The Brooklyn Center man developed and trained thousands in Minnesota's emergency services certification program.
Richard W. Nordby, a leader in developing emergency medical services training in Minnesota, died June 10 at age 87.
"He was like the guru. ... He was one of the real leaders in medical training for the fire service," said State Fire Marshal Gerald Rosendahl. "He was in the early days, developing a lot of this stuff that now we take for granted."
After graduating from Patrick Henry High School in Minneapolis in 1943, Nordby joined the U.S. Navy. As a bosun's mate, he piloted landing craft in the South Pacific where the Navy freed POWs from Japanese prison camps.
"He told me some of those guys were not strong enough to climb [aboard by] the cargo nets. Some of them weighed only 80 or 90 pounds," said his son, Kevin Nordby. Nordby and another sailor built a platform to lift those POWs onto the ship.
Returning home, Nordby married his high school sweetheart, Carol Hallberg, in 1947. He acquired a gas station in north Minneapolis with Carol's brother, added auto repair, and ran Midwest Automatic Transmission for about 25 years. Meanwhile, he took Red Cross classes and volunteered to teach civil defense and first aid for Brooklyn Center, where he and Carol raised four children.
When he heard the state Health Department was hiring an emergency medical services coordinator he applied and got the job in 1971. "His first big task was to develop the 81-hour emergency medical technician course for firefighters, police and ambulance attendants," Kevin Nordby said.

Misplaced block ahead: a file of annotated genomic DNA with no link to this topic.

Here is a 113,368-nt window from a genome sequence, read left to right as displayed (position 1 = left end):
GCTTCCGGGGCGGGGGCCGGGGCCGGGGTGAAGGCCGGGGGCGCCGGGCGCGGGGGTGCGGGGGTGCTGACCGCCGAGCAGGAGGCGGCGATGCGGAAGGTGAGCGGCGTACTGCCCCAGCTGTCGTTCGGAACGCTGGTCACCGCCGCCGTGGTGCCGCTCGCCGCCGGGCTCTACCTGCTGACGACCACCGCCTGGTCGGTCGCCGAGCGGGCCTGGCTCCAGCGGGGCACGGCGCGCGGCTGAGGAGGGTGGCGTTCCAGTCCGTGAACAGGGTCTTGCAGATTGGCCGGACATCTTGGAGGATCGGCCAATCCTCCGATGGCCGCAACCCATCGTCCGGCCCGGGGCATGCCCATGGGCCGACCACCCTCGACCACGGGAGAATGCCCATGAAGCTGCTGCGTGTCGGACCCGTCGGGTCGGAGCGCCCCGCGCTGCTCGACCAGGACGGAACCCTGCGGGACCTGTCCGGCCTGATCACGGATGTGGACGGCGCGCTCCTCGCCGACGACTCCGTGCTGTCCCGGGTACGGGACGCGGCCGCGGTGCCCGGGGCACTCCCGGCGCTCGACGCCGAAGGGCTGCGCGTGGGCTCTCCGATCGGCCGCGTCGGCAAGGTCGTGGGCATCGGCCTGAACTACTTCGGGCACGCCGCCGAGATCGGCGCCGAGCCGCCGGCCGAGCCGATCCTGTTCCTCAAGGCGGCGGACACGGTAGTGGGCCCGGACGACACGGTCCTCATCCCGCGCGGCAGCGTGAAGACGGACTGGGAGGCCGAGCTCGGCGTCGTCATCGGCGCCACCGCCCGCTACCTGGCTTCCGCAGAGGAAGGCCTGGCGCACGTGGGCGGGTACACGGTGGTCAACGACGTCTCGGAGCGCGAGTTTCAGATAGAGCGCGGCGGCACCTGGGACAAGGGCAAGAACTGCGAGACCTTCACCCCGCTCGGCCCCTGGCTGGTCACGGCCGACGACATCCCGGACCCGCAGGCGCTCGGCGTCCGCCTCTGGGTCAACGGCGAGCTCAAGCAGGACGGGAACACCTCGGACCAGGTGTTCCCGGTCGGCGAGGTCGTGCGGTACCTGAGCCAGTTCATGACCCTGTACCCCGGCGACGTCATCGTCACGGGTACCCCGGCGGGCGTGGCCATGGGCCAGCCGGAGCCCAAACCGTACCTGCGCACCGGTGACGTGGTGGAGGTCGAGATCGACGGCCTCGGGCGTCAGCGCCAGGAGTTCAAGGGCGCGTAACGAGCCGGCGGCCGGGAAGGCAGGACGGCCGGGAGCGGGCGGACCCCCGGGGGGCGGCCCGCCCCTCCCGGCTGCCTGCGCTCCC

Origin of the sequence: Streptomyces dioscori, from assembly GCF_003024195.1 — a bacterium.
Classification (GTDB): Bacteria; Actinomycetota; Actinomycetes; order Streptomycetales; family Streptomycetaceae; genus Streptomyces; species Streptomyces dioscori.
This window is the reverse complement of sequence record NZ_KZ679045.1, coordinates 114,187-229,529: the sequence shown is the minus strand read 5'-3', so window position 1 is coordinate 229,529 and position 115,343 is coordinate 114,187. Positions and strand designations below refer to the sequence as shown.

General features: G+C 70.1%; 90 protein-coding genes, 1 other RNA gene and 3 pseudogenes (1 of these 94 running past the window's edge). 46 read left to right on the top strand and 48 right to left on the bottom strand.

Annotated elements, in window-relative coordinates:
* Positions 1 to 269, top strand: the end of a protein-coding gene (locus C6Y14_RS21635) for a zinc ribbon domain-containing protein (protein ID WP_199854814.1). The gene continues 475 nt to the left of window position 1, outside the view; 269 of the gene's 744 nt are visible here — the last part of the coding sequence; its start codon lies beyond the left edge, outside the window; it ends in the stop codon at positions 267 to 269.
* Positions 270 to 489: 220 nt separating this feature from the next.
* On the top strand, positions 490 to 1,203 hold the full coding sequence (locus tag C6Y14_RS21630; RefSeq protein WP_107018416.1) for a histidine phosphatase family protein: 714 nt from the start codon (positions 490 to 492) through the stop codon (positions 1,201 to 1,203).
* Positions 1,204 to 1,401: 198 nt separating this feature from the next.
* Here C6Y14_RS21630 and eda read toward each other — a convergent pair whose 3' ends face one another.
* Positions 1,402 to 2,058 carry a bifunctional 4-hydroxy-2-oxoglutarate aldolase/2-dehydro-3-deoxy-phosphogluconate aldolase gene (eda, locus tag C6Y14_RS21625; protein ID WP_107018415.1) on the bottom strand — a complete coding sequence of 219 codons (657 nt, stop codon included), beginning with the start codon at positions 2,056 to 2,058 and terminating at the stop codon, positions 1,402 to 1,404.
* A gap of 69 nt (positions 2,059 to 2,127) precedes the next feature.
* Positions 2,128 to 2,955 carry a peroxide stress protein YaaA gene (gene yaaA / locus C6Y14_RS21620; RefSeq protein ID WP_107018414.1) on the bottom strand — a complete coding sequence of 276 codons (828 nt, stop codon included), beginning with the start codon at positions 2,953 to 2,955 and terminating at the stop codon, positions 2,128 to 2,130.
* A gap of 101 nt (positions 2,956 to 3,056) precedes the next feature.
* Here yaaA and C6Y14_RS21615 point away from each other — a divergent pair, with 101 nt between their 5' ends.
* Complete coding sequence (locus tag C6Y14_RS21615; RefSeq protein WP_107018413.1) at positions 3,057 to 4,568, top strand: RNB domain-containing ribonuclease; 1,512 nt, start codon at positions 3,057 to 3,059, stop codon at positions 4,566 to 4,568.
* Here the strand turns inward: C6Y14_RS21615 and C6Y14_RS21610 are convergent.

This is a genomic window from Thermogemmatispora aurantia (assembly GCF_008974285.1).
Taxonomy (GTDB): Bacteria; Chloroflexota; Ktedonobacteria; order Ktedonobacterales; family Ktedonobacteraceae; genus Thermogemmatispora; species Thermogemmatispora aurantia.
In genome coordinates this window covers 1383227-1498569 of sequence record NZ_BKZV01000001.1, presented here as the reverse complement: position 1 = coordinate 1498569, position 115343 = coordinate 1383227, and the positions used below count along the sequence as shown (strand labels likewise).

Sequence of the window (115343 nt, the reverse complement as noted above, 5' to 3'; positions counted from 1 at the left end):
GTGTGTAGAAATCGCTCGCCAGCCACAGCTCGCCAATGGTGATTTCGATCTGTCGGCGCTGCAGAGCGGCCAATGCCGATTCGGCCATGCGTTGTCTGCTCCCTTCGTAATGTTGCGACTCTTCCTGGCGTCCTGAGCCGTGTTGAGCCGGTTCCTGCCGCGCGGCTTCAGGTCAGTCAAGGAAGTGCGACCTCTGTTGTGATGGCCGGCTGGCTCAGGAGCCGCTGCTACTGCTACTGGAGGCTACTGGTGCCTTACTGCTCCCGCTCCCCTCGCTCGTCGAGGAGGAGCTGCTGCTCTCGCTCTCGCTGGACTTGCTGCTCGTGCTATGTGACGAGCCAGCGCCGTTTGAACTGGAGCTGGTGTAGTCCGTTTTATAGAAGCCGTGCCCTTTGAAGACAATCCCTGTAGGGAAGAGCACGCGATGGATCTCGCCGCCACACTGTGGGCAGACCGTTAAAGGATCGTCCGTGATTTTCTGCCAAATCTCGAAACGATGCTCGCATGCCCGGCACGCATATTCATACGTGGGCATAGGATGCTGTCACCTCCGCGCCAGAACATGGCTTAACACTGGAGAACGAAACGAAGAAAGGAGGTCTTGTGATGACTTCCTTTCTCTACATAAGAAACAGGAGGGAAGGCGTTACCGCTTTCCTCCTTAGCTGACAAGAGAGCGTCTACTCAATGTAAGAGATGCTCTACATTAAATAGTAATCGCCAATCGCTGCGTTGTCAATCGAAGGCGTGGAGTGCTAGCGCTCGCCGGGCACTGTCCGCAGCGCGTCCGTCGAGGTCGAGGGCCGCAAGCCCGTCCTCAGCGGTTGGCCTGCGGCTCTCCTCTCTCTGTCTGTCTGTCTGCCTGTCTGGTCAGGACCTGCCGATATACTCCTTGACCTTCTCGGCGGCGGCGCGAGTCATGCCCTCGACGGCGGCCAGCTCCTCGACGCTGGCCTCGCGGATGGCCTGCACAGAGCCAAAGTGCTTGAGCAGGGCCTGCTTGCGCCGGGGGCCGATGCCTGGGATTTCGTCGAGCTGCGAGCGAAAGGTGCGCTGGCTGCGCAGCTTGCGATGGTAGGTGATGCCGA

After he developed the course materials used to certify medical technicians and other first responders, Nordby drove about 800,000 miles around Minnesota and taught 140,000 first responders over his 21 years with the state, Kevin Nordby said.
The training centered on fast, effective treatment and transport of trauma victims and greatly increased survival rates over the years, Kevin Nordby said. He said his father's unit eventually began inspecting ambulances and rescue vehicles. Later, Nordby helped pioneer the use of helicopter air ambulances in Minnesota. He worked with Dr. Patrick Lilja at North Memorial Medical Center, which built one of the first helipads.
"His first challenge was outfitting helicopters the same way they did rescue trucks," Kevin Nordby said. "He spent a lot of time in helicopters."
Nordby said his father received commendation letters from Govs. Rudy Perpich and Arne Carlson. He was even hired as a technical consultant for the popular 1970s TV show "Emergency!" based on the work of paramedics in the Los Angeles County Fire Department.
"He was proud of his job. He felt he helped a lot of people," said his wife, Carol. "I will miss his sense of humor and his honesty. He had integrity."
In addition to his wife and son Kevin, of Shorewood, Nordby is survived by another son, the Rev. Kurt Nordby of Bettendorf, Iowa; daughters Kathi Hollihan of Lino Lakes and Kristi Pavek of North Hudson, Wis., and six grandchildren. Services have been held.
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